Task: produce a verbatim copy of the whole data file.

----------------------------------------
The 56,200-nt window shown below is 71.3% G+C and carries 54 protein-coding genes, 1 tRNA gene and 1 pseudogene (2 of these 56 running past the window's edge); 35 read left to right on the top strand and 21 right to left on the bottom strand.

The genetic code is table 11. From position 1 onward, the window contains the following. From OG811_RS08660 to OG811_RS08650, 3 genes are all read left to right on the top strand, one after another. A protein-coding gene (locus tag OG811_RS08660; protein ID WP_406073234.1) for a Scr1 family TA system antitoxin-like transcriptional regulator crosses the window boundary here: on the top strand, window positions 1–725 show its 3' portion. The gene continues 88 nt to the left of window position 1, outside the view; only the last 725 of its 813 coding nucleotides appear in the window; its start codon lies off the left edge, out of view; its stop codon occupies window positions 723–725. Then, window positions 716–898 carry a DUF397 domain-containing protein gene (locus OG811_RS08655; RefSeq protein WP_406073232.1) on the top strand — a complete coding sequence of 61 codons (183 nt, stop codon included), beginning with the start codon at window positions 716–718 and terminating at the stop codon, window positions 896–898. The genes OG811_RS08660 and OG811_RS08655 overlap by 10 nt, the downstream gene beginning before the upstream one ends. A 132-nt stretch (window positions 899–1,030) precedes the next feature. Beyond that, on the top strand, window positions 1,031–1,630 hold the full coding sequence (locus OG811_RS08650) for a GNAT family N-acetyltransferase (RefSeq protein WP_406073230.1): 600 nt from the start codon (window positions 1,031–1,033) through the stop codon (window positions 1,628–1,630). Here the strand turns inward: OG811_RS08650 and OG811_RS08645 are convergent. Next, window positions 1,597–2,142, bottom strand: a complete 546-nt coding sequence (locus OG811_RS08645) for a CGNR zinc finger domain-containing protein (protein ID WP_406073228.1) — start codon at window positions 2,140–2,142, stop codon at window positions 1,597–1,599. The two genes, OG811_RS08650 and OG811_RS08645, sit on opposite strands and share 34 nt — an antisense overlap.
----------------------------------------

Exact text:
The 56,200-nt window shown below is 71.3% G+C and carries 54 protein-coding genes, 1 tRNA gene and 1 pseudogene (2 of these 56 running past the window's edge); 35 read left to right on the top strand and 21 right to left on the bottom strand.

The genetic code is table 11. From position 1 onward, the window contains the following. From OG811_RS08660 to OG811_RS08650, 3 genes are all read left to right on the top strand, one after another. A protein-coding gene (locus tag OG811_RS08660; protein ID WP_406073234.1) for a Scr1 family TA system antitoxin-like transcriptional regulator crosses the window boundary here: on the top strand, window positions 1–725 show its 3' portion. The gene continues 88 nt to the left of window position 1, outside the view; only the last 725 of its 813 coding nucleotides appear in the window; its start codon lies off the left edge, out of view; its stop codon occupies window positions 723–725. Then, window positions 716–898 carry a DUF397 domain-containing protein gene (locus OG811_RS08655; RefSeq protein WP_406073232.1) on the top strand — a complete coding sequence of 61 codons (183 nt, stop codon included), beginning with the start codon at window positions 716–718 and terminating at the stop codon, window positions 896–898. The genes OG811_RS08660 and OG811_RS08655 overlap by 10 nt, the downstream gene beginning before the upstream one ends. A 132-nt stretch (window positions 899–1,030) precedes the next feature. Beyond that, on the top strand, window positions 1,031–1,630 hold the full coding sequence (locus OG811_RS08650) for a GNAT family N-acetyltransferase (RefSeq protein WP_406073230.1): 600 nt from the start codon (window positions 1,031–1,033) through the stop codon (window positions 1,628–1,630). Here the strand turns inward: OG811_RS08650 and OG811_RS08645 are convergent. Next, window positions 1,597–2,142, bottom strand: a complete 546-nt coding sequence (locus OG811_RS08645) for a CGNR zinc finger domain-containing protein (protein ID WP_406073228.1) — start codon at window positions 2,140–2,142, stop codon at window positions 1,597–1,599. The two genes, OG811_RS08650 and OG811_RS08645, sit on opposite strands and share 34 nt — an antisense overlap.